I visited an impressive upcoming chain in Utrecht, the Netherlands called "da Portare Via" which translates to "take away" in Italian. In the Netherlands, Italian style pizza is still regarded as the ultimate sought after pizza style but American models dominant when it comes to running a business.
Below find 3 ways da Portare Via excels in efficiency.
1. Keeping the pizzeria open for breakfast, lunch and dinner
I first heard John Arena of Metro Pizza propose the idea of keeping a pizzeria open all day. Arena has mastered the art of baking so he manages to maximize the use of his kitchen and space to make baked goods for morning customers. Da Portare Via offers eggs baked in the oven for breakfast as well as the classical Dutch breakfast of yogurt and muesli. At any time of the day customers are drawn in to the store with "ESPRESSO 1 EURO" written largely on their store front window.
2. Going cashless
The first cashless restaurant I ever saw was Brewers Beer Bar in Gothenburg, Sweden. I posted about it in the Think Tank and got mixed responses.
"Until it 'costs' more to accept cash then CC's i will continue to keep taking cash," stated d9phoenix.
At Da Portare Via it didn't bother them charging a 1 euro expresso through their credit card machine. In fact debit cards (PIN) are much more prevalent in the Netherlands than credit cards. SOME people don't even have credit cards - by choice. On top of that, all the public transport in Utrecht has officially gone cashless where you can pay by text message or with your transport card but not with actual money!
But it's not all doom and gloom and financial apocalypse. There are certainly advantages to only taking cards including less risk of theft and a clear paper trail. In the Netherlands and most of Europe (and gosh, nearly every other country I've traveled to), paying by card means that the waiter will come to your table with an electronic device to charge your card in front of you. The U.S. is the only place, with few exceptions, where it's standard practice for waiters to take your credit card out of eye sight from the customer, doing this multiple times per day. Now when I visit the U.S. I feel nervous when the server takes my card away.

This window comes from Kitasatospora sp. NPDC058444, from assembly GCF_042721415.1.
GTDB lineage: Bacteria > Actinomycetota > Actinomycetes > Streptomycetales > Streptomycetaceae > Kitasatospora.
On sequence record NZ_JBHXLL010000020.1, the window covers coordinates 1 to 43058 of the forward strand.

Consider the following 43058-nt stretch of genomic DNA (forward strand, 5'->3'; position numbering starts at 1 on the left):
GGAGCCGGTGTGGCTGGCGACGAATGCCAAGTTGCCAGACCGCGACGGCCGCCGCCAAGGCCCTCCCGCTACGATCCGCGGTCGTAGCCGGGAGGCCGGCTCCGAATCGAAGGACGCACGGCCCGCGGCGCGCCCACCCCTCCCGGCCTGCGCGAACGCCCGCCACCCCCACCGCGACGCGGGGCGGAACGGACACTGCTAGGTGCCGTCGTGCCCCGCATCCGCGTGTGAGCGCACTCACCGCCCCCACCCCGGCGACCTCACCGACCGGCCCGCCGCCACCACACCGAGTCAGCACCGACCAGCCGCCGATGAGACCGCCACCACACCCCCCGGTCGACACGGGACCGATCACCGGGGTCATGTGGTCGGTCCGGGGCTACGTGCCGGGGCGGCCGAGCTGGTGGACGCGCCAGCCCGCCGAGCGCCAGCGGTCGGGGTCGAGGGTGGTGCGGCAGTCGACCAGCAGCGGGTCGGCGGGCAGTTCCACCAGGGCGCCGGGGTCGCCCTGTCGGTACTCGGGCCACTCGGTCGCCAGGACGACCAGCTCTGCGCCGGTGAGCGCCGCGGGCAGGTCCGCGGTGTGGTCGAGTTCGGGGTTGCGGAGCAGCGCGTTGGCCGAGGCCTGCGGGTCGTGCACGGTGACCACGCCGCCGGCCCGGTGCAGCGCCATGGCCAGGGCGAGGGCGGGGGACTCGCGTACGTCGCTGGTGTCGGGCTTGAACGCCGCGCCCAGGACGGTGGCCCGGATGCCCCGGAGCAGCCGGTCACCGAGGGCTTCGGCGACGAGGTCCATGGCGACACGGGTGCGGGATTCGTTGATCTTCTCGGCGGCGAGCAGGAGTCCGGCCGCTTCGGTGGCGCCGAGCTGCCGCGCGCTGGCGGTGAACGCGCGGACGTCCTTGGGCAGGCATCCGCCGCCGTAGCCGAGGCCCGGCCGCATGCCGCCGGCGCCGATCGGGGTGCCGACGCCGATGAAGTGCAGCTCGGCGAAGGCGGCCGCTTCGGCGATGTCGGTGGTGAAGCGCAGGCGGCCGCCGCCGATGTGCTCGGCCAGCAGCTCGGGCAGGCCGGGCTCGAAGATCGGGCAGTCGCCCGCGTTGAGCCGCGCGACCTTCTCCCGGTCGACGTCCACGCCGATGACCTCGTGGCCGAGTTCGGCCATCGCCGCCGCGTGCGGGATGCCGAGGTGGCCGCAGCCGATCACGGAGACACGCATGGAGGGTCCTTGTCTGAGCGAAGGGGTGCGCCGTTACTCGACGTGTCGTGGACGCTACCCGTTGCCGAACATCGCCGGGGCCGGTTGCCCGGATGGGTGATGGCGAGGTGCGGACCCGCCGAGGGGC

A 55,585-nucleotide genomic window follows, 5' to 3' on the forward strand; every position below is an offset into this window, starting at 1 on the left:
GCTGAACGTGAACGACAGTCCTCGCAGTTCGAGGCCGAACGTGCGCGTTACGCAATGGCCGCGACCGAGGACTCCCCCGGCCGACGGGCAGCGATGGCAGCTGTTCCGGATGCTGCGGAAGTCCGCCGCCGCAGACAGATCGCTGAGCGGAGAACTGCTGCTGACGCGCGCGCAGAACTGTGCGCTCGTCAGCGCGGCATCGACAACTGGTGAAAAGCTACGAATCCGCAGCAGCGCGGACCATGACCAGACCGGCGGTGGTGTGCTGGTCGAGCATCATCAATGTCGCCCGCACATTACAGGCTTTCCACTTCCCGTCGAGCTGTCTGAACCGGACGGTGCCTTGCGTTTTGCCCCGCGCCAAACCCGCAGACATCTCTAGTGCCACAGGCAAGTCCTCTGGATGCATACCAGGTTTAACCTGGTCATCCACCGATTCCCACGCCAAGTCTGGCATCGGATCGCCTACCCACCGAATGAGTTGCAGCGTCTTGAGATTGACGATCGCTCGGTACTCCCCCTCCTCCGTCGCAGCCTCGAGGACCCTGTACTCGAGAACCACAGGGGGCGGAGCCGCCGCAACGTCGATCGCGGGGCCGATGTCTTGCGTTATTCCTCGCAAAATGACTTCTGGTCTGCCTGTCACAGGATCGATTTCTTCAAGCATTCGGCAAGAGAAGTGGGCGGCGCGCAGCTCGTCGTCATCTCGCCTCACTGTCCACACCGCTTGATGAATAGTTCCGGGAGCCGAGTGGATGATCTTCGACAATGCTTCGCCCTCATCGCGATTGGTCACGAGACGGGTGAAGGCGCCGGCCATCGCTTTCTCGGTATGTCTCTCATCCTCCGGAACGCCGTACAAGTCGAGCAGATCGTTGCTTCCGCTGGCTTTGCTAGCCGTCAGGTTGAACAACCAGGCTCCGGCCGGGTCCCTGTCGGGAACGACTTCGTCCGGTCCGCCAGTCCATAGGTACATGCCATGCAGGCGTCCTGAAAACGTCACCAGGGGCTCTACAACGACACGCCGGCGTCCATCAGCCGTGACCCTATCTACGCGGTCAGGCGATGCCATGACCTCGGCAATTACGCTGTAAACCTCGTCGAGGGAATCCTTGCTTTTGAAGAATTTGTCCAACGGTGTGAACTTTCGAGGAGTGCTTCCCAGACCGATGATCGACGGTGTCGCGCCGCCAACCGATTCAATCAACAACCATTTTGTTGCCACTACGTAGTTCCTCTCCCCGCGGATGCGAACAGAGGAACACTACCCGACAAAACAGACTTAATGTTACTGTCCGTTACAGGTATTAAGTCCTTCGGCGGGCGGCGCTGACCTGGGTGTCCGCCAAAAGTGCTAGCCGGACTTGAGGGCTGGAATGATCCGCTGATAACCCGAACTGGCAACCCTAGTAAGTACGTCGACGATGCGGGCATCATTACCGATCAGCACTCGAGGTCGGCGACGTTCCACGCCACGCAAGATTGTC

3. Serving dessert in to-go containers
Aren't you tired of customers ordering dessert and then wanting to take the rest to go? It makes you angry doesn't it? Just kidding. The Netherlands has never been much of a "to go box" type culture. Most places in Europe will tell you that "doggy bags" are an American thang and we just need to get over it and clear our plates.
But times are a' changing in the lowlands, where restaurant owners are taking note that customers appreciate being able to take their left over food home. Either that or Da Portare Via serves their desserts in to-go containers as a not-so-subtle way of encouraging customers to move along, as if the name of the pizzeria weren't obvious enough.
Though their concept is largely based on efficiency, Da Portare Via does a great job not making it feel that way. Dining in is a great experience with a super light and delicious wood-fired pizza in a cozy hand-crafted atmosphere. For the Dutch, efficiency is just a way of life, no need to be sterile about it.
Here's a couple more ways da Portare Via goes above and beyond to make their customers feel welcome in their store.
|Kid-sized pizzas get fun cartoon designs on them. Adults get a branded box.|
|Light crispy crust, closer to a New York style than Italian. But that didn't come from ME.|
|Live basil plants sit at the window between the customers and the kitchen.|
|Personalized artwork hangs in the bathroom|
|Fresh cut flowers on the table|
|Heerlijk! Which means "delicious!" one of the first words I learned in Dutch.|
|Hand-written and hand drawn menus are nice.|
|Pink bandanas for everyone takes the cuteness level up several notches.|
|My husband and I are moving to Utrecht in August where we will get to have many more escapades |
to come at da Portare Via. Can't wait!